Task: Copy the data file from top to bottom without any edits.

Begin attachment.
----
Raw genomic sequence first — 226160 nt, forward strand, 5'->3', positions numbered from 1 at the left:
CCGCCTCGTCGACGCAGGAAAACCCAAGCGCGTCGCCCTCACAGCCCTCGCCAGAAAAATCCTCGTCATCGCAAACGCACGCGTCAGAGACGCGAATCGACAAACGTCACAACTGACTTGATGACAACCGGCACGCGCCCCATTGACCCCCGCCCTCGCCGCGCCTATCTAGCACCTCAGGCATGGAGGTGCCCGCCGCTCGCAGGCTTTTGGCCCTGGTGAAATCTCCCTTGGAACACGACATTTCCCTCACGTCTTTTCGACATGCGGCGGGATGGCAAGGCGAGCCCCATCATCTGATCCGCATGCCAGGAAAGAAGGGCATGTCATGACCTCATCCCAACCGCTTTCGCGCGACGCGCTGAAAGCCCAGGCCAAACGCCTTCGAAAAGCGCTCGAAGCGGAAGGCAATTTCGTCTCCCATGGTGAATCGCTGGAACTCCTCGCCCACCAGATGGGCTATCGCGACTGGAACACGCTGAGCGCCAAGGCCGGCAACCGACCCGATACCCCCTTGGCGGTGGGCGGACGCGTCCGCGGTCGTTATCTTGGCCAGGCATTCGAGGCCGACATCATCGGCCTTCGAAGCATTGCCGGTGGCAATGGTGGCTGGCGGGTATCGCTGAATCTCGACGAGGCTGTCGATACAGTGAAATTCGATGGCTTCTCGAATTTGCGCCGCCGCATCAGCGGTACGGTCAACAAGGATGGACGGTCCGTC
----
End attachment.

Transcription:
Raw genomic sequence first — 226160 nt, forward strand, 5'->3', positions numbered from 1 at the left:
CCGCCTCGTCGACGCAGGAAAACCCAAGCGCGTCGCCCTCACAGCCCTCGCCAGAAAAATCCTCGTCATCGCAAACGCACGCGTCAGAGACGCGAATCGACAAACGTCACAACTGACTTGATGACAACCGGCACGCGCCCCATTGACCCCCGCCCTCGCCGCGCCTATCTAGCACCTCAGGCATGGAGGTGCCCGCCGCTCGCAGGCTTTTGGCCCTGGTGAAATCTCCCTTGGAACACGACATTTCCCTCACGTCTTTTCGACATGCGGCGGGATGGCAAGGCGAGCCCCATCATCTGATCCGCATGCCAGGAAAGAAGGGCATGTCATGACCTCATCCCAACCGCTTTCGCGCGACGCGCTGAAAGCCCAGGCCAAACGCCTTCGAAAAGCGCTCGAAGCGGAAGGCAATTTCGTCTCCCATGGTGAATCGCTGGAACTCCTCGCCCACCAGATGGGCTATCGCGACTGGAACACGCTGAGCGCCAAGGCCGGCAACCGACCCGATACCCCCTTGGCGGTGGGCGGACGCGTCCGCGGTCGTTATCTTGGCCAGGCATTCGAGGCCGACATCATCGGCCTTCGAAGCATTGCCGGTGGCAATGGTGGCTGGCGGGTATCGCTGAATCTCGACGAGGCTGTCGATACAGTGAAATTCGATGGCTTCTCGAATTTGCGCCGCCGCATCAGCGGTACGGTCAACAAGGATGGACGGTCCGTC